The Suffocation of Chronic Pain

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Is my ankle pain life-threatening? Thankfully not! Could things be worse for me? Yes, most definitely. Just the same, my recent and worse flare-up yet has left me with a few realizations. Funny how ‘forced’ inactivity affords a person extra time to think–time to think about the bad, appreciate the good and question the in-between.  The thing with chronic pain is that it affects not only ourselves, but also those around us. In fact, at the height of my 14 out of 10 ankle pain, a.k.a. ‘zingers’ as I call them, my random, visceral screams and loss of breath has nearly caused my husband some heart trouble.  It’s bad enough that I have to experience it, but to unconsciously share it with him, makes it even worse. Succumbing to pain medications has definitely made things more bearable for both of us, but my husband and I have each joked that if my ‘zingers’ were to continue at the level that they were, we might both need medication. Those of you with children, especially, know and understand all-to-well the gut-wrenching feeling of having to watch someone that you love suffer, leaving you to feel helpless and frustrated in return being that you are unable to remove their source of discomfort. My husband has said as much so in witnessing my struggles let alone those of you who have to watch your own kids in duress where I’m sure things are magnified a hundred times over.

The other day, after my first outing since returning from Hawaii where my ankle seemingly went ‘south’, I came home utterly and completely exhausted. You’d think that I had run a marathon, which as an aside makes me salivate at the thought of jogging again some day, but I digress. As soon as I plopped myself down on my all-too-familiar Lazy-boy, any kind of movement thereafter was beyond an effort and a half. I spent the rest of my day and night in a sort of moot fog of reality vs. something unrecognizable–both indicative of my right-now life. Then, IT really hit me–while I already knew that my life had been changed significantly in living with recurrent pain, I had no idea to what degree it has robbed me of my once-normal existence. Slowly, progressively over time, the pain has seeped into my silent thoughts, my decision-making processes, my out-loud conversations, my day-to-day life, my future plans, my everything really.  While I take some comfort in knowing that I am not alone out there, I also wouldn’t wish this way of living (if you can call it that) on anyone else.  Ever.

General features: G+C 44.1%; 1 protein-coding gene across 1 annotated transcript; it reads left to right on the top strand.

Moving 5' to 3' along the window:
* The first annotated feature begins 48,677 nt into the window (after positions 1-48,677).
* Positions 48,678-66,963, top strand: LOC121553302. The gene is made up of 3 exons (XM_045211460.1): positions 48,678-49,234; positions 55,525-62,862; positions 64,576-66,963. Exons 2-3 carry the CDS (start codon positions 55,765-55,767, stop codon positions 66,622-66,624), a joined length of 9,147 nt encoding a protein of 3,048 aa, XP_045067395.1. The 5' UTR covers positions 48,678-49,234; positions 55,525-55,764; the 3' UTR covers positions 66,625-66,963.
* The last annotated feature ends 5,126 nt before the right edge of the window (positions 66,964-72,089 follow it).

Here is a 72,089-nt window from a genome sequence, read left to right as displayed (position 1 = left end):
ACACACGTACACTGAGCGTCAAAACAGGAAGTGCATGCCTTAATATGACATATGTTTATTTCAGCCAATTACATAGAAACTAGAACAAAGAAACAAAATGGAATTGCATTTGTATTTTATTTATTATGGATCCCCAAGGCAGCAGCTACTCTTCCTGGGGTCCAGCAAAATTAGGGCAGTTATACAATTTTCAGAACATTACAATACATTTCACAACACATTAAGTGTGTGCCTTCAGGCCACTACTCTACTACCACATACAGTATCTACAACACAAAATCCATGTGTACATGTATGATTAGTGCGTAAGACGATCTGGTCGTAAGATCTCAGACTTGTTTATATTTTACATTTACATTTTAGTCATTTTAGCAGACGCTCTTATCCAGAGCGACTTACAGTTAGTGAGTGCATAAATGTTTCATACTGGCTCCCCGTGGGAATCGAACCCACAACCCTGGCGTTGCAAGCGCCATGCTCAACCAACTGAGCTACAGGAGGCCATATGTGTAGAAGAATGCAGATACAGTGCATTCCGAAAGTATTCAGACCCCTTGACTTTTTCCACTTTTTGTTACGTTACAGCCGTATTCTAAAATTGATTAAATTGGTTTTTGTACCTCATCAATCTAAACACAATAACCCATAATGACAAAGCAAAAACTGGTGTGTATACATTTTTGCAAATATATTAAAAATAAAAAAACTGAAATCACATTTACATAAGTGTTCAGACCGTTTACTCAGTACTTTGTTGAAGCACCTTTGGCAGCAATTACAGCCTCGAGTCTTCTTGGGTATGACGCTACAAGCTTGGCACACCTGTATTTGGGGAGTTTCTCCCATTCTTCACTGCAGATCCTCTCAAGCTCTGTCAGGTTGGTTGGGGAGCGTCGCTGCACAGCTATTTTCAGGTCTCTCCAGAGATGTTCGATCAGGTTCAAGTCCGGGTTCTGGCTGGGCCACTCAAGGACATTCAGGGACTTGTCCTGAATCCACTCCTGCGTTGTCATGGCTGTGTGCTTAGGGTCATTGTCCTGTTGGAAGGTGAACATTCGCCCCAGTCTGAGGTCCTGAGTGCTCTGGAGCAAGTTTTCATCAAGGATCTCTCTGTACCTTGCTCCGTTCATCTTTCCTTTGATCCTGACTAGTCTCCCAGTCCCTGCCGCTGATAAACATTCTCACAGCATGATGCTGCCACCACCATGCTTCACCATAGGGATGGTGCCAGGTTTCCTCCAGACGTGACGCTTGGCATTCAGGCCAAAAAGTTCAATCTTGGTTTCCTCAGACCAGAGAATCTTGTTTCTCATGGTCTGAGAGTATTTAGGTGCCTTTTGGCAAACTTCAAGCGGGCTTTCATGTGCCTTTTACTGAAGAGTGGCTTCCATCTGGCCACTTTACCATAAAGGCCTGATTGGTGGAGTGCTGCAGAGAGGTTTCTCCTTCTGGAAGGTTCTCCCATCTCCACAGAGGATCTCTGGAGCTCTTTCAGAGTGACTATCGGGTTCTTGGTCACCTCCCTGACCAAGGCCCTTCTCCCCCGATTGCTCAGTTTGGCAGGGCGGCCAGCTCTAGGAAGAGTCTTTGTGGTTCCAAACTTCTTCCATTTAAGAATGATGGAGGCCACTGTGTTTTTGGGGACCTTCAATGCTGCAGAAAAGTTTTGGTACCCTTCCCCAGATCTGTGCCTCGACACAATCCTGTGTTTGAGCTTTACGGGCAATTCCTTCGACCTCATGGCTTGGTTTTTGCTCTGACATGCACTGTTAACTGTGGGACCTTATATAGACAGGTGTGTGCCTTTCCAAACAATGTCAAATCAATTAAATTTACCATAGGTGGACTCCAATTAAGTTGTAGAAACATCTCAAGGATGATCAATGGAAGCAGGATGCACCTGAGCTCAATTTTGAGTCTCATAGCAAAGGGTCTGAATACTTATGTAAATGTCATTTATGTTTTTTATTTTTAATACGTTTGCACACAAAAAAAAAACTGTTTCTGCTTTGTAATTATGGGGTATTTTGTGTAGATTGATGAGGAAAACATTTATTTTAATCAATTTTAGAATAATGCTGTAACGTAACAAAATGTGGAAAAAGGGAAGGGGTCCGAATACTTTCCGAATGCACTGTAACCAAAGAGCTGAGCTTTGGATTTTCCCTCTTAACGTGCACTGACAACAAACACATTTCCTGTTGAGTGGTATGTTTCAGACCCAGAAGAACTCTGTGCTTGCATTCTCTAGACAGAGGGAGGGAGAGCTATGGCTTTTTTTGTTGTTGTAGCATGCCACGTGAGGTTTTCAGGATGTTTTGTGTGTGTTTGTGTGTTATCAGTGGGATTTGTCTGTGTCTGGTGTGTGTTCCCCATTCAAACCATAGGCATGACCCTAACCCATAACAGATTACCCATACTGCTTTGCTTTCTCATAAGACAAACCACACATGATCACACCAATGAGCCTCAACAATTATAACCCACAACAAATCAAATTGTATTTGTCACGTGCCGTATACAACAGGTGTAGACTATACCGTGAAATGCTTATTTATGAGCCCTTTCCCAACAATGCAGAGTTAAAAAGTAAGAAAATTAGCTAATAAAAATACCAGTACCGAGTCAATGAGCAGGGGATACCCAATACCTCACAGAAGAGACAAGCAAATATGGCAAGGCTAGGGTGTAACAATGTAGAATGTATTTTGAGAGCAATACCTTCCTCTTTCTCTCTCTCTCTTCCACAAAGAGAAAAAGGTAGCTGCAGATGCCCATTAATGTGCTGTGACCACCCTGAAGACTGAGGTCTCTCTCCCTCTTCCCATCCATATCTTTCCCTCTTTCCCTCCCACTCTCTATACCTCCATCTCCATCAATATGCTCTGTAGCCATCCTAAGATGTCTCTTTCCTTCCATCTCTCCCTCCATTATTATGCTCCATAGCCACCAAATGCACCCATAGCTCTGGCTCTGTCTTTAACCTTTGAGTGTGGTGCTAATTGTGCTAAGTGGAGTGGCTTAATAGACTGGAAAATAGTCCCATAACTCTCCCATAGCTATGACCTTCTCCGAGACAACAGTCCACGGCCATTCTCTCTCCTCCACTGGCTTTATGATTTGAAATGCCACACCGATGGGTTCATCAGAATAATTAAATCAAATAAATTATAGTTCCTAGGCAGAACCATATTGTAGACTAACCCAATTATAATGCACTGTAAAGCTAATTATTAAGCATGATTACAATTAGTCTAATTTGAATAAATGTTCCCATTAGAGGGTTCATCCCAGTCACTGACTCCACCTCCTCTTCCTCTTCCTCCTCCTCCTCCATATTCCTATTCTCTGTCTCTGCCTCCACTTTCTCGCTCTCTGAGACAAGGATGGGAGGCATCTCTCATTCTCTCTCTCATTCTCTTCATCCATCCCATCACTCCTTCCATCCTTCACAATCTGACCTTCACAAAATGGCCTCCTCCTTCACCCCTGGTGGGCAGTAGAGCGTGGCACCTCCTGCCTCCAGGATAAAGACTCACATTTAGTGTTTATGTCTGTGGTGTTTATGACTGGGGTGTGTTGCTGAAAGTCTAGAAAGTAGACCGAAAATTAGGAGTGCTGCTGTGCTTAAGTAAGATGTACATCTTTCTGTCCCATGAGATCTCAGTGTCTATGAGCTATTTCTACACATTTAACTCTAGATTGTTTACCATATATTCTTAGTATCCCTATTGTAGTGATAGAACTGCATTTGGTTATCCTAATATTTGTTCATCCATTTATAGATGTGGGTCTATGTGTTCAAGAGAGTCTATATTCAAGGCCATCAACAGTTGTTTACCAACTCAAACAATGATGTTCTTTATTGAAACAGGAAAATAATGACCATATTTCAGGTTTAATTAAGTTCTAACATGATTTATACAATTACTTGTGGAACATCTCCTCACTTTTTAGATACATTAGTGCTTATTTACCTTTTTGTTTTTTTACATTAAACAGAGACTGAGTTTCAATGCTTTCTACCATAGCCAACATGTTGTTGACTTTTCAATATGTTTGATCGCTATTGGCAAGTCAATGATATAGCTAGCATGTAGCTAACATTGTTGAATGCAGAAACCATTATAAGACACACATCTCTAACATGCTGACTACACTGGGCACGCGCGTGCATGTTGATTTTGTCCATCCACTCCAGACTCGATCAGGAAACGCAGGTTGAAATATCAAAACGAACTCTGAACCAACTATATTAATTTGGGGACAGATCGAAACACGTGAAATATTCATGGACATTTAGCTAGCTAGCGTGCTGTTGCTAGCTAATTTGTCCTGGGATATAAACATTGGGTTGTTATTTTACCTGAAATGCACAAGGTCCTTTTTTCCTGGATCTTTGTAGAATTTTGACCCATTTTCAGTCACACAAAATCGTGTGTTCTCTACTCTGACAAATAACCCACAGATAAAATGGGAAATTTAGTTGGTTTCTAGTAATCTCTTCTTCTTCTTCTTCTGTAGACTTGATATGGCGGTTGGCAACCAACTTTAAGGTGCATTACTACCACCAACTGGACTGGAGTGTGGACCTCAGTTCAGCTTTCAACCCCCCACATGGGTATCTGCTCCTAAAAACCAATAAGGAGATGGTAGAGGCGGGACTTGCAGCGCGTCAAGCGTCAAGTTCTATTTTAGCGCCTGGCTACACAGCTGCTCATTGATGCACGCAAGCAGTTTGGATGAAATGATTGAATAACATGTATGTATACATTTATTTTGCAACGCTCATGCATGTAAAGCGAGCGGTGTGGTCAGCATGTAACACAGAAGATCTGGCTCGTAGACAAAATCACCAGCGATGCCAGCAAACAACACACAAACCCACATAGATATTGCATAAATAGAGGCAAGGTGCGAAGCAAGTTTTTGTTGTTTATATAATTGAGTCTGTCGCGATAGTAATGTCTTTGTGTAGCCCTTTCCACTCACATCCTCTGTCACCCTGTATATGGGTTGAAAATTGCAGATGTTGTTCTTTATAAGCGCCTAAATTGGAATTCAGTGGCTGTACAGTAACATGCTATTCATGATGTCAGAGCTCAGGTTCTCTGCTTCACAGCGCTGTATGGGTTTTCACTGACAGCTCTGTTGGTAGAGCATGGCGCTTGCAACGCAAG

As many of you can attest, either first-hand or as sideliners, chronic conditions are a 24-7 job.  When I say job, I mean the ongoing physical, mental and emotional effort that it takes to manage our days.  No word of lie.  From sunrise to sunset, and sometimes all of the agonizing hours in between when everyone else in the world sleeps, we either live in anticipation of our symptoms or we get the pleasure (NOT!) of experiencing them over and over, again and again. In my specific case, from the moment I wake up and take my first step wherein I can feel the weakness and stiffness of my ankle, I am prompted to think, ‘What is my ankle going to do today?  How many ‘zingers’ will I have?  What level will they be at?  Will I make it through the day without screaming and terrifying the people around me?  Will my ankle actually carry me through the day?’.  Then, with each subsequent task that I do, I have to think strategically through my every physical move as to which obstacles I may have to face that may worsen my pain, i.e. stairs (the worst is going down), uneven pavement, rocky, sandy or grassy surfaces, curbs, inclines/declines, having to squat down and get back up, getting in and out of my vehicle or my chair, and the list goes on.  Likewise, before I settle into bed at night, the fear of my ankle ‘going off’ slyly sidles into my psyche with both my husband and I on continual alert for my middle-of-the-night awakenings to startling, unprovoked ‘zingers’.  Needless to say, morning to night worry does not make for a very enjoyable day and achieving truly restful sleep in our household is pretty much non-existent.

Interestingly enough, researchers at Cornell University have “estimated that the average adult makes about 35,000 remotely conscious decisions each day”–now, that’s a lot of decisions to be made!  When you are a chronic pain sufferer like me, it’s likely that a good 10,000 or more of those in my estimation are related to one’s pain and the anxiety-inducing process of trying to avoid it at all costs, even though both you and I know that a person has no control over their neurons and when they decide to fire.  For most of us, that is the most difficult part–the not having any control over what is happening in and to our bodies.  Sure, we can follow our doctor’s orders, as I diligently have, and eat properly, stay hydrated, exercise (if possible) or do stretches, take prescribed medications, eliminate smoking and drinking, elicit the help of paraprofessionals (physiotherapists, massage, acupuncture, naturopaths), and pray even, but I can tell you with the utmost conviction that living with a condition in which there appears to be no clear-cut resolution/cure is downright draining to one’s soul.